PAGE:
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Ninth Circuit Strikes Down BOP Regulation Precluding Early Release for Prisoners Who Complete Drug Treatment

Ninth Circuit Strikes Down BOP Regulation Precluding Early Release for Prisoners Who Complete Drug Treatment

by Brandon Sample

The U.S. Court of Appeals for the Ninth Circuit held that the federal Bureau of Prisons (BOP) violated the Administrative Procedures Act (APA) in promulgating a regulation that precludes up to one year of early release for certain offenders who complete the BOP’s Residential Drug Abuse Program.

The appellate court’s decision came in a consolidated appeal from habeas corpus petitions filed by Charles Arrington and 17 other current and former prisoners at the Federal Correctional Institution in Sheridan, Oregon. The plaintiffs alleged that the BOP’s promulgation of 28 C.F.R. § 550.58(a)(1)(vi)(B) was “arbitrary and capricious” because prison officials had failed to provide sufficient rationale for their decision to categorically exclude from early release those whose current offense is a felony and “involved the carrying, possession or use of a firearm.”

In denying the prisoners’ habeas petitions, the district court found that the BOP had provided two rational reasons to support the regulation: (1) the increased risk that offenders with convictions involving firearms might pose to the public and (2) the need for uniformity in the application of the regulation. The BOP’s alleged need for uniformity stemmed from patchwork application of a prior rule that sought to exclude prisoners with offenses involving firearms from early release based on the BOP’s construction of the term “crime of violence” in 18 U.S.C. § 3621(e).

Noting that courts “are limited to the explanations offered by the agency in the administrative record,” the Ninth Circuit rejected the BOP’s public safety rationale in support of the regulation because it was “entirely absent from the administrative record.”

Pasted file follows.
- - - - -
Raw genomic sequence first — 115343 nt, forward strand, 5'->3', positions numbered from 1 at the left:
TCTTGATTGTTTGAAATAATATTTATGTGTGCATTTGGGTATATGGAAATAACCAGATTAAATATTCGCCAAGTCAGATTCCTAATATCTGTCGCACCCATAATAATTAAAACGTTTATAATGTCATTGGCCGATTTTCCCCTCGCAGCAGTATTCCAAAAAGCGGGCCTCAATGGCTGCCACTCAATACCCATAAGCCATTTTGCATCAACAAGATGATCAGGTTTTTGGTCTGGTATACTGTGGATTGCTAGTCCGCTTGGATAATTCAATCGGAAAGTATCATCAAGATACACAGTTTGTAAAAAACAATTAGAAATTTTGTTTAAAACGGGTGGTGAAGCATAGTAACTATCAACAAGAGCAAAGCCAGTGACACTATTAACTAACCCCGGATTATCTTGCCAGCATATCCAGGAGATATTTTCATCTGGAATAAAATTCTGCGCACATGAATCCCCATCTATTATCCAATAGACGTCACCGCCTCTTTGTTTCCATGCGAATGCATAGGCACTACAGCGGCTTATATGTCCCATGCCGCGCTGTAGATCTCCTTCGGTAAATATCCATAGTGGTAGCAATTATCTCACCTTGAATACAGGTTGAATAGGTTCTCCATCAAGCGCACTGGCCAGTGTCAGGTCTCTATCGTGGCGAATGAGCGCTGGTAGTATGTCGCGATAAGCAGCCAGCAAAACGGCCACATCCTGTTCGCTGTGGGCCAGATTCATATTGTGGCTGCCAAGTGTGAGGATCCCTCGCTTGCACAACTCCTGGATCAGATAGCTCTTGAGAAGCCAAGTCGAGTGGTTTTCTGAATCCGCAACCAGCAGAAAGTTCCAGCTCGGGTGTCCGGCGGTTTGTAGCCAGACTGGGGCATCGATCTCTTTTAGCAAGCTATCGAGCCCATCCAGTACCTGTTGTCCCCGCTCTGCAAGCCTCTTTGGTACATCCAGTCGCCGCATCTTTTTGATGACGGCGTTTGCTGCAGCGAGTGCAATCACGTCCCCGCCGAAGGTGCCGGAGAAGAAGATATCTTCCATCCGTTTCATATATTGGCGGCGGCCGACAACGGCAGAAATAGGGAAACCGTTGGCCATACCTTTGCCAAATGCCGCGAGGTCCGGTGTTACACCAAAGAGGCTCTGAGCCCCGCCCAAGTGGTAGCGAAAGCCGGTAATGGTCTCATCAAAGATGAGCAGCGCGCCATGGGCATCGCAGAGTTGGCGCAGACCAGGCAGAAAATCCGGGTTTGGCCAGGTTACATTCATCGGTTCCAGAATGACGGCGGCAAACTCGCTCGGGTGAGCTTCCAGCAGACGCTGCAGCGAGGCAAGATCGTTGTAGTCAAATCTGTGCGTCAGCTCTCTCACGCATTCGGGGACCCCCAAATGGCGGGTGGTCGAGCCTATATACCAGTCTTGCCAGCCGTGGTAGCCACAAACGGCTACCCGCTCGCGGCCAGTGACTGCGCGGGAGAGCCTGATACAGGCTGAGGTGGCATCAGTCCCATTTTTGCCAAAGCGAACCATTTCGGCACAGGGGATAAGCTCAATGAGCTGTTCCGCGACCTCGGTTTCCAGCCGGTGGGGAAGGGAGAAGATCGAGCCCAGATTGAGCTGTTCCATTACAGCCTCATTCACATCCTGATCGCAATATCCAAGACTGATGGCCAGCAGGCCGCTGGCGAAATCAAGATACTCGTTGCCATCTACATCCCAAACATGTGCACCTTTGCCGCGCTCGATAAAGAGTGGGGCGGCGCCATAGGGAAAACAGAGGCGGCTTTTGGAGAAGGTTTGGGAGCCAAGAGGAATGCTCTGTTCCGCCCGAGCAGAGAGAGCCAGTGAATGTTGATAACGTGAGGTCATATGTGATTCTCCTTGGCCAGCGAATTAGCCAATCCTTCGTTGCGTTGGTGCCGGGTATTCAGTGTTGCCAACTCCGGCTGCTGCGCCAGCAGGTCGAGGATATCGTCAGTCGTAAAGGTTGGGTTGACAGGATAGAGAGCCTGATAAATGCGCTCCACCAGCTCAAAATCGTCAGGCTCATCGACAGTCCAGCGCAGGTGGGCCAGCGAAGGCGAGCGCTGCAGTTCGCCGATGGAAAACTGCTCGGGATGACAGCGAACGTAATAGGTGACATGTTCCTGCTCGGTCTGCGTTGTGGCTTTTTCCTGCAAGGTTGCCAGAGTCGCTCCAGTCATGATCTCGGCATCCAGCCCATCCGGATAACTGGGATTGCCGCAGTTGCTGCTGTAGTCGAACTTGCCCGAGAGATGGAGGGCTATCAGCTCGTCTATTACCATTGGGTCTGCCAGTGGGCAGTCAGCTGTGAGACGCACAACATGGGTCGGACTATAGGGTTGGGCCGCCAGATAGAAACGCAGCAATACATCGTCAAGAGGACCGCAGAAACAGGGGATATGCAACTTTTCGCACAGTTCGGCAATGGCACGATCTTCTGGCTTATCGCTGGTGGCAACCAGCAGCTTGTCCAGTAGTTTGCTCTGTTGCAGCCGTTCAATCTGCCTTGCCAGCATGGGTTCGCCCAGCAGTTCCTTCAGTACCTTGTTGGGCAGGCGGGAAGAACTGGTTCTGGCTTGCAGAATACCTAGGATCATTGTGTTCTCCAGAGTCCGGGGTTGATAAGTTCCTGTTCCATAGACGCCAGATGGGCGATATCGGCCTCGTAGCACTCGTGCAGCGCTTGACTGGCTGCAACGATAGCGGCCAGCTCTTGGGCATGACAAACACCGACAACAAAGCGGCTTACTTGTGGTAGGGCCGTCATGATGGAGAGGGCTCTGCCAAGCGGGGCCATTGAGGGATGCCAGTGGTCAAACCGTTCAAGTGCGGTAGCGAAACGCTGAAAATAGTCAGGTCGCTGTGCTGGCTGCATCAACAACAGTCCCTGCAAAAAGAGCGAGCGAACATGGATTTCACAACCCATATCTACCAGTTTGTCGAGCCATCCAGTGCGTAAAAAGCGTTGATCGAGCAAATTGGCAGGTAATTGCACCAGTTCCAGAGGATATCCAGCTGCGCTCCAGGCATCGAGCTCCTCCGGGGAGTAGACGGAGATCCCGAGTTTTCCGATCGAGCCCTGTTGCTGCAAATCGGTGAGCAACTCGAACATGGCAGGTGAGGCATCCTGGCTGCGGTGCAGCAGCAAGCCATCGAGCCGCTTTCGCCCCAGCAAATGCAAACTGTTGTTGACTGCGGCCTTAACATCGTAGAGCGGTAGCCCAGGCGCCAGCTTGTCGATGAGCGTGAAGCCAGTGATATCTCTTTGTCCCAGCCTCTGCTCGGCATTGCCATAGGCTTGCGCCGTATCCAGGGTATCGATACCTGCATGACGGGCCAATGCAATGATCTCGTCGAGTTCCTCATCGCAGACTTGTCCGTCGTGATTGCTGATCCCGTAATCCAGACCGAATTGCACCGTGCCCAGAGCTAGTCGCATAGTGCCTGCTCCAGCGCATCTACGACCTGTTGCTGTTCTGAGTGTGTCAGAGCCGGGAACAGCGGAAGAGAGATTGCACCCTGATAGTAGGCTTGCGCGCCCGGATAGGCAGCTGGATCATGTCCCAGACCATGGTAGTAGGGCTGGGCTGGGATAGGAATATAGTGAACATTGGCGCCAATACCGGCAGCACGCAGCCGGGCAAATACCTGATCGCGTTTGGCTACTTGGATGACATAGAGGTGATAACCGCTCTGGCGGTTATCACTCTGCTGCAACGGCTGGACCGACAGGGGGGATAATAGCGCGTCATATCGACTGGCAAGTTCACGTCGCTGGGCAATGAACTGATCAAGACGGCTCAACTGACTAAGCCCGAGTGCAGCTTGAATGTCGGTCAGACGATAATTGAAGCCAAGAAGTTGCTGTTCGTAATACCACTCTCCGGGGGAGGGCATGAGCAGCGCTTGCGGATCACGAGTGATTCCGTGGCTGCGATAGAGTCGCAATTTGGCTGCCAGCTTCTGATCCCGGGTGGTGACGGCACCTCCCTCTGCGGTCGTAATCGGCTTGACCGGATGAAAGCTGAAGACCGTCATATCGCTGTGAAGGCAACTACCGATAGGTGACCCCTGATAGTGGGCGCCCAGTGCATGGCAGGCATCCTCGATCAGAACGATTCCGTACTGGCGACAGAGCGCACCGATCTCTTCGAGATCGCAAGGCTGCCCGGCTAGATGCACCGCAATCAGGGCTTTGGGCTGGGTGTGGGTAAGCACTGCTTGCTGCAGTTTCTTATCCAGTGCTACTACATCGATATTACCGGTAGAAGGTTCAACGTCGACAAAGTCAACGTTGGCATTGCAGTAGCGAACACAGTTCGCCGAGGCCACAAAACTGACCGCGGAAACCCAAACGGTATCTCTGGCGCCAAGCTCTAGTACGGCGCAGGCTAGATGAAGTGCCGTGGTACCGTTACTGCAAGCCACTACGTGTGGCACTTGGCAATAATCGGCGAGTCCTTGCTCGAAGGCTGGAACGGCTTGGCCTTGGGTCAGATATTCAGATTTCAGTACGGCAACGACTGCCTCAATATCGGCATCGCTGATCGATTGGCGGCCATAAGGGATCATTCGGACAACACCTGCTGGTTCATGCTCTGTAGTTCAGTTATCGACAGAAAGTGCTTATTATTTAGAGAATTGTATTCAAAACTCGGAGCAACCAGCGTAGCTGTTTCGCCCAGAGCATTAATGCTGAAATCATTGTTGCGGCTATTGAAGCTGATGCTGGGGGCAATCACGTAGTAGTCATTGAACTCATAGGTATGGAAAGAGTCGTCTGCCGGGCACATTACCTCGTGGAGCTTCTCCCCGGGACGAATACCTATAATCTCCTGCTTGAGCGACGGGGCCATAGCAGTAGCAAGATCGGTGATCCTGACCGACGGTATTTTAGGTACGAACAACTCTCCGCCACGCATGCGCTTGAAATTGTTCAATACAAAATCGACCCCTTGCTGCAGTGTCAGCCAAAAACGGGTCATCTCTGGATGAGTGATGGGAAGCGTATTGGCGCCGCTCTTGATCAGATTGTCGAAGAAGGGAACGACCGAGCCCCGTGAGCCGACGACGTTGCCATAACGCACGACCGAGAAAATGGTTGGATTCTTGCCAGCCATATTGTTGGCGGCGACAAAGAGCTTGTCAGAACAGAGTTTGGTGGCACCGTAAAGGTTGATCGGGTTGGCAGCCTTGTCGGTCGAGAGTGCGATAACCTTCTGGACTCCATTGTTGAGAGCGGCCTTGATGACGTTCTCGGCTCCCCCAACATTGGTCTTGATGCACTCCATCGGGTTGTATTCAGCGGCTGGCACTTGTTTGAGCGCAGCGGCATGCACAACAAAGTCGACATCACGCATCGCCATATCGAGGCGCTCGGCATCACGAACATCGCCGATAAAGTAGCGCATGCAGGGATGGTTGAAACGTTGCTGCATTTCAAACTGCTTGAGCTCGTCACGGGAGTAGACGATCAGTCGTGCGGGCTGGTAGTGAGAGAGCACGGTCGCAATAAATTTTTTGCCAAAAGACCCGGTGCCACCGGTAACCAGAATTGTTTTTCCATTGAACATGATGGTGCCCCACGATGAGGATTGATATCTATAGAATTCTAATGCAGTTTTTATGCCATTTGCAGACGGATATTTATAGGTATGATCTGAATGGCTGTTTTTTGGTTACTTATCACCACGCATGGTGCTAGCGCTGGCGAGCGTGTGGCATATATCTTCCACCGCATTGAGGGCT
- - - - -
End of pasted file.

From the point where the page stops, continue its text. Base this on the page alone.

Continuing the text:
Rather, the appellate court explained, the BOP first articulated this justification in a brief to the Supreme Court, which was “precisely the type of ‘post hoc rationalization’ of appellate counsel that we are forbidden to consider in conducting review under the APA.”

Turning to the BOP’s second rationale, the Ninth Circuit concluded that prison officials’ need for uniformity in applying the regulation fared a “little better” because it was, at least, included in the administrative record. Nevertheless, the Court of Appeals held that the district court had erred in relying on this reason to support the challenged regulation.

According to the Ninth Circuit, the BOP’s “general desire for uniformity provides no explanation for why the Bureau exercised its discretion to achieve consistency through the promulgation of a categorical exclusion rule.” For example, the BOP could have achieved uniformity through a rule that included prisoners with nonviolent convictions involving firearms, thus making them eligible for early release. Yet the BOP chose to categorically exclude such offenders. The BOP’s failure to explain why it exercised its discretion to “select one rather than the other” rendered the regulation invalid.

Accordingly, the judgment of the district court was reversed and the case was remanded with instructions to grant the habeas petitions. See: Arrington v. Daniels, 516 F.3d 1106 (9th Cir. 2008).

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Related legal case

Arrington v. Daniels